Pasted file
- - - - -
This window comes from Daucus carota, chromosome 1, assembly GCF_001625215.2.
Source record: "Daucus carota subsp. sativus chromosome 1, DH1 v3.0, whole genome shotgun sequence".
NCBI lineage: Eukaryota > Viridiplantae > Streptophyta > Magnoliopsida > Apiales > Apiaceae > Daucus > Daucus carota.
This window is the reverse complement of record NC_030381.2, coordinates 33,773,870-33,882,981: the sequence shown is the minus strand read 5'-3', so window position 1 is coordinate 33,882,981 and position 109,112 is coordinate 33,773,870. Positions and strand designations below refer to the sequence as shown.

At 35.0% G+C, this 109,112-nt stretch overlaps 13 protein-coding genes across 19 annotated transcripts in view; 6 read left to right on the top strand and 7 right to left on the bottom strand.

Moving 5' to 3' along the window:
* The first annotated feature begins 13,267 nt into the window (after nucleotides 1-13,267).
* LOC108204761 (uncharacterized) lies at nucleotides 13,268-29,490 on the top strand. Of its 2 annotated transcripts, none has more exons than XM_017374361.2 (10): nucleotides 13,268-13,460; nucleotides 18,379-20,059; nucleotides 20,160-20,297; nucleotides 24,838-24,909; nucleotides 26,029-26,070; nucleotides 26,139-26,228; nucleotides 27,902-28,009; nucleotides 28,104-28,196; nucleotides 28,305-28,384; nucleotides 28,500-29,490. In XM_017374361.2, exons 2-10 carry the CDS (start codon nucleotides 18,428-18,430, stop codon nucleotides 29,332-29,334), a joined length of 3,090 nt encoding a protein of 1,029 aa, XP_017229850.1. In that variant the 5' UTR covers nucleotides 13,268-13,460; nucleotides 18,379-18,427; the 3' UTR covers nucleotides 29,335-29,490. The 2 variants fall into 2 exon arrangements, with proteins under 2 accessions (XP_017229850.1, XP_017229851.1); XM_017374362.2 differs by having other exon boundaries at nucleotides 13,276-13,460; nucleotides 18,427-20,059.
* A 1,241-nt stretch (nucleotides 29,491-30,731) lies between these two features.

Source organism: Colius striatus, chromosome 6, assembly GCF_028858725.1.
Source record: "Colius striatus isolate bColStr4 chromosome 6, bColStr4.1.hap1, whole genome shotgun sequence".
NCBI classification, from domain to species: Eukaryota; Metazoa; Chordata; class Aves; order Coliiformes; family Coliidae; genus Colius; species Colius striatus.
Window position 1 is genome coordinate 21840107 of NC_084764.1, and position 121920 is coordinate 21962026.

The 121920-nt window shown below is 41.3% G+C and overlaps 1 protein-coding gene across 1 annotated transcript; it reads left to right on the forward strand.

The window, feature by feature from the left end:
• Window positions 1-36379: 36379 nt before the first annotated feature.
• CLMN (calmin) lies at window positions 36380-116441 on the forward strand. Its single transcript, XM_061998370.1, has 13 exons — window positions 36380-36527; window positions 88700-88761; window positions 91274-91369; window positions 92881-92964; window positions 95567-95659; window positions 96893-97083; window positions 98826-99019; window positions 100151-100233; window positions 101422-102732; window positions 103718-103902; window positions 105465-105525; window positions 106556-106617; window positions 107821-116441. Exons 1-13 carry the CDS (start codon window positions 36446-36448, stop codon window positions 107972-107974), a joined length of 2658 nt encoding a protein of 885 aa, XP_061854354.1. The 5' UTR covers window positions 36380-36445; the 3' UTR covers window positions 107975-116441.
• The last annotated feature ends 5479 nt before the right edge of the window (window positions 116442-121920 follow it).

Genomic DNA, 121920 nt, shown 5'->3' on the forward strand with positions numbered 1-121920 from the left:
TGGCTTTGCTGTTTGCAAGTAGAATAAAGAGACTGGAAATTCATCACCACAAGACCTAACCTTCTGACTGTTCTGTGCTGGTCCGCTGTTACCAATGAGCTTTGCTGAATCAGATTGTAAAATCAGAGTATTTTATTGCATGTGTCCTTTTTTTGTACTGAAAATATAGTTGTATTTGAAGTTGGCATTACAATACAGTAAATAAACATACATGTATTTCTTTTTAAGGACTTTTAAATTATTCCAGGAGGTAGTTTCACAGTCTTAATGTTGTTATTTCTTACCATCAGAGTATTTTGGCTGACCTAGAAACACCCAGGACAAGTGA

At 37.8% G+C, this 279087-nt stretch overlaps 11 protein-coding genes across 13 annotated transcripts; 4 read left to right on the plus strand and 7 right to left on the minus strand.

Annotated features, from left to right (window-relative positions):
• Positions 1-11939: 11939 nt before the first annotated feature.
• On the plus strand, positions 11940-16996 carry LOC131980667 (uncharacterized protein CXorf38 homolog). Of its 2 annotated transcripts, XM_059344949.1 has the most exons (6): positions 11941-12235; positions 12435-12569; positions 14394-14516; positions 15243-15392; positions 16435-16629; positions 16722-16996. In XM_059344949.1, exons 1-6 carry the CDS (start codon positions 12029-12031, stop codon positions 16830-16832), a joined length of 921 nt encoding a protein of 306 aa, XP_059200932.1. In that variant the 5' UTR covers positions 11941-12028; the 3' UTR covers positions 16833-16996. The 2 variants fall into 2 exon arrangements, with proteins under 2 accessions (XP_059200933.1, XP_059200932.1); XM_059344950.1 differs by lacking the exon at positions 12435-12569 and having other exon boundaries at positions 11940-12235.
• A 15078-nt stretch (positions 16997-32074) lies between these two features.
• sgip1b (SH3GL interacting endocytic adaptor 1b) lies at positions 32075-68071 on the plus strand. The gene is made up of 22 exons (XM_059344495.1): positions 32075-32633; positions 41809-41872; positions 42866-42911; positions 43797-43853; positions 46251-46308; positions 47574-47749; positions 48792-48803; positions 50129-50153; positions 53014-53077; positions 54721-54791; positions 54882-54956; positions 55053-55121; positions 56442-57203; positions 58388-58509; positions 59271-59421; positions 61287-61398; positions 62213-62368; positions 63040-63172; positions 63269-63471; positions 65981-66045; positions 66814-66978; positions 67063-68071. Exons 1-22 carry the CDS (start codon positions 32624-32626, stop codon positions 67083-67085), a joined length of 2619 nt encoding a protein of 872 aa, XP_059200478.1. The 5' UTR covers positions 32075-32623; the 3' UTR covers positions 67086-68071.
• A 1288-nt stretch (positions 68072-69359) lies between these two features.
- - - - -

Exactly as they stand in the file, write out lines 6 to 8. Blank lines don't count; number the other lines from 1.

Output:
Moving 5' to 3' along the window:
* The first annotated feature begins 13,267 nt into the window (after nucleotides 1-13,267).
* LOC108204761 (uncharacterized) lies at nucleotides 13,268-29,490 on the top strand. Of its 2 annotated transcripts, none has more exons than XM_017374361.2 (10): nucleotides 13,268-13,460; nucleotides 18,379-20,059; nucleotides 20,160-20,297; nucleotides 24,838-24,909; nucleotides 26,029-26,070; nucleotides 26,139-26,228; nucleotides 27,902-28,009; nucleotides 28,104-28,196; nucleotides 28,305-28,384; nucleotides 28,500-29,490. In XM_017374361.2, exons 2-10 carry the CDS (start codon nucleotides 18,428-18,430, stop codon nucleotides 29,332-29,334), a joined length of 3,090 nt encoding a protein of 1,029 aa, XP_017229850.1. In that variant the 5' UTR covers nucleotides 13,268-13,460; nucleotides 18,379-18,427; the 3' UTR covers nucleotides 29,335-29,490. The 2 variants fall into 2 exon arrangements, with proteins under 2 accessions (XP_017229850.1, XP_017229851.1); XM_017374362.2 differs by having other exon boundaries at nucleotides 13,276-13,460; nucleotides 18,427-20,059.